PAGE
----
Gov’t invests $51M in industry-science collaboration for nat’l advancement

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Image credit: R_Yosha/stock.adobe.com

The Australian Government has pledged $51 million to bolster partnerships between industry and researchers aimed at spearheading projects that could revolutionise various sectors and spur job creation.

Under Round 15 of the Cooperative Research Centres Projects (CRC-P), Minister for Industry and Science Ed Husic unveiled the funding allocation, emphasising its focus on supporting innovative ventures with the potential for substantial commercial impact while addressing pressing societal and economic issues.

The 21 grants announced will fuel industry-led initiatives targeting a diverse array of challenges, ranging from expedited diagnosis of life-threatening infections to pioneering environmental recycling techniques.

EQ Plastics Pty Ltd is set to receive $3 million to advance its innovative upcycling system, aimed at transforming plastic and tyre waste into high-value graphene.

According to the government, this material holds significant promise for applications in the electronics and renewable energy sectors.

Optiscan Imaging Ltd has also been awarded $3 million to continue its work on a miniature digital probe. This device enables clinicians to conduct real-time endomicroscopy examinations, facilitating immediate medical intervention upon detection of abnormalities.

Additionally, NEXSEN BioTech is slated to receive $3 million to enhance its biosensor device, designed for the rapid and precise diagnosis of Group B Streptococcus bacteria.

This development holds the potential to safeguard newborns and expecting mothers from serious complications associated with the infection.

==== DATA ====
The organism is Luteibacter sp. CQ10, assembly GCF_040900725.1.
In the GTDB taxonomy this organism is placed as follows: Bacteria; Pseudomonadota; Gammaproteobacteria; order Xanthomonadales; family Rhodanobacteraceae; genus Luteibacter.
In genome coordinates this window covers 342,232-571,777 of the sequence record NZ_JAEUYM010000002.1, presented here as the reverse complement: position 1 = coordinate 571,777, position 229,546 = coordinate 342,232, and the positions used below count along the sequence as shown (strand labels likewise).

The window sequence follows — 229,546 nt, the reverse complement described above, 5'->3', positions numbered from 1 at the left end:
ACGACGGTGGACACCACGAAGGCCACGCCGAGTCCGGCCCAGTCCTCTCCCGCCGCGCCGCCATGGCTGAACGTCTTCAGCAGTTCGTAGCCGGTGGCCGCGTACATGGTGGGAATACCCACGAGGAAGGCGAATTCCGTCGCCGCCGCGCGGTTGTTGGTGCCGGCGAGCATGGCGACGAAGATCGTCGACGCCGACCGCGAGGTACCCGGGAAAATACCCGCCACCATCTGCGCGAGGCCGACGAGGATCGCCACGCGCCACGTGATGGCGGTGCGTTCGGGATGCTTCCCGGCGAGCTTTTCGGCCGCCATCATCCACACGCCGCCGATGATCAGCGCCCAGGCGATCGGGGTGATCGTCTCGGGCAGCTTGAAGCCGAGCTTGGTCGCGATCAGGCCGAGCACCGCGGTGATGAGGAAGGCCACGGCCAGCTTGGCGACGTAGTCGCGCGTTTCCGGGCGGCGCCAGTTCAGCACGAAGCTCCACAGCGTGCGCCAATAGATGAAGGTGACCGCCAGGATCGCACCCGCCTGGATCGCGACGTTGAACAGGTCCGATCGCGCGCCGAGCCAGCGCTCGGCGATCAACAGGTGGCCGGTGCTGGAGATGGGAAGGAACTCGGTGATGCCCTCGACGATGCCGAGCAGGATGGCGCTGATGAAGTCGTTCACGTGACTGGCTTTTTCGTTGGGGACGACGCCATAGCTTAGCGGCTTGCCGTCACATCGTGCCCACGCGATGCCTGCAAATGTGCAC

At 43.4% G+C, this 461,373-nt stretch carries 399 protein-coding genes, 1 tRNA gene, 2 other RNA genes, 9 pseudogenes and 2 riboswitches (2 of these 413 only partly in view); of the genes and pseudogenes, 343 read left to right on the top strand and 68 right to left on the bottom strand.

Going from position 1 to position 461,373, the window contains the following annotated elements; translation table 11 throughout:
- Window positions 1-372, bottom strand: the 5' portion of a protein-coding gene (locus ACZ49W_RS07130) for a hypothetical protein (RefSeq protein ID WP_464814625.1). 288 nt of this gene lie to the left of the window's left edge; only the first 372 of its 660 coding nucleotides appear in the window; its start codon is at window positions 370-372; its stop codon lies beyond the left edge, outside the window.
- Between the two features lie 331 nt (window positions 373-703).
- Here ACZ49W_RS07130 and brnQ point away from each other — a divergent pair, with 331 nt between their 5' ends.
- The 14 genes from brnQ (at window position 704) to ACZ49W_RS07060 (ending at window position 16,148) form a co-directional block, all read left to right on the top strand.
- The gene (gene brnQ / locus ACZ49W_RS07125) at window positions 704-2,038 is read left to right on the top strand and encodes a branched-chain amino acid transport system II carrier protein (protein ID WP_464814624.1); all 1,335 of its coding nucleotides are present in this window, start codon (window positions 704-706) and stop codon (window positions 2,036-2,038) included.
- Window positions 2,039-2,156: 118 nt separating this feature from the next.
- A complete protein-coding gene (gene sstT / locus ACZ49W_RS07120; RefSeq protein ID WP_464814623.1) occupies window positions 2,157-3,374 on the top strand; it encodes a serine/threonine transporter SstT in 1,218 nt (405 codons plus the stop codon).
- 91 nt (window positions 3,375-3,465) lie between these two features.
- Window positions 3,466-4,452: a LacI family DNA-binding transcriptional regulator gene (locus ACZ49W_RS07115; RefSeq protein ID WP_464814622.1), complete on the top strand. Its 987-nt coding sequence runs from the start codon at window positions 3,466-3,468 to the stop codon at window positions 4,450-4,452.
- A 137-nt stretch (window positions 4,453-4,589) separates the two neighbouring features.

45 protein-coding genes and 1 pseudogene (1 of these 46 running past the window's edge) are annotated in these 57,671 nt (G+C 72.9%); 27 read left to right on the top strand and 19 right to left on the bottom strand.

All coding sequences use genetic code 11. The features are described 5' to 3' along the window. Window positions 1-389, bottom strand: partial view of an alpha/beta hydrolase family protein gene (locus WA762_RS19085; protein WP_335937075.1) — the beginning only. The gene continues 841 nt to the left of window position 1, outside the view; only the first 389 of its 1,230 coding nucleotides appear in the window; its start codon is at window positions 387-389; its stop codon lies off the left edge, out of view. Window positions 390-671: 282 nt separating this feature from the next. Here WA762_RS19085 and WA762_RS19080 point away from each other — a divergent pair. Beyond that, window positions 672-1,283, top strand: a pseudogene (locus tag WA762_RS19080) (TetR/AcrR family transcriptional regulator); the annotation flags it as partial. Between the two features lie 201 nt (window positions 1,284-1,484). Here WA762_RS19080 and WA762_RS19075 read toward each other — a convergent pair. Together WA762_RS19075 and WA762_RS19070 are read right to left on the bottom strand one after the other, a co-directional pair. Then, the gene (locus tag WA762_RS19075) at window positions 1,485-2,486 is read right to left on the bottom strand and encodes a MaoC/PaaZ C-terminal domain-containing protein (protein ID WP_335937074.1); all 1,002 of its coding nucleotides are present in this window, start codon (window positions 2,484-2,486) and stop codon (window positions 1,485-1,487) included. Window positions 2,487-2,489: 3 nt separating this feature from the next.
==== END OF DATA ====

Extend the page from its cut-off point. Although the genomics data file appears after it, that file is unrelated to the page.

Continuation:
These projects collectively involve 91 partners across Australia, including 60 Australian industry entities, of which 49 are small or medium enterprises. Additionally, 26 Australian research organisations are contributing their expertise to these collaborative efforts.

Minister Husic emphasised the significance of fostering collaboration between science and industry, stating that “great ideas lead to great products, which in turn generate great jobs.”

He highlighted the government’s commitment to supporting this collaboration through the allocation of $51 million, aimed at both nurturing innovative ideas and addressing significant challenges, such as environmental sustainability and enhancing maternal healthcare.

“These are practical benefits that help our whole community, creating new business opportunities and secure, well-paid jobs in the process,” the minister concluded.

The CRC Program, which has been active for over 30 years, has seen the Australian Government invest more than $5.8 billion to establish 238 CRCs and 253 CRC Projects.

This investment has been further leveraged by an additional $17.4 billion in cash and in-kind contributions from collaborating partners representing industry, research, government, and community organisations.

For a comprehensive list of Round 15 recipients, visit this website.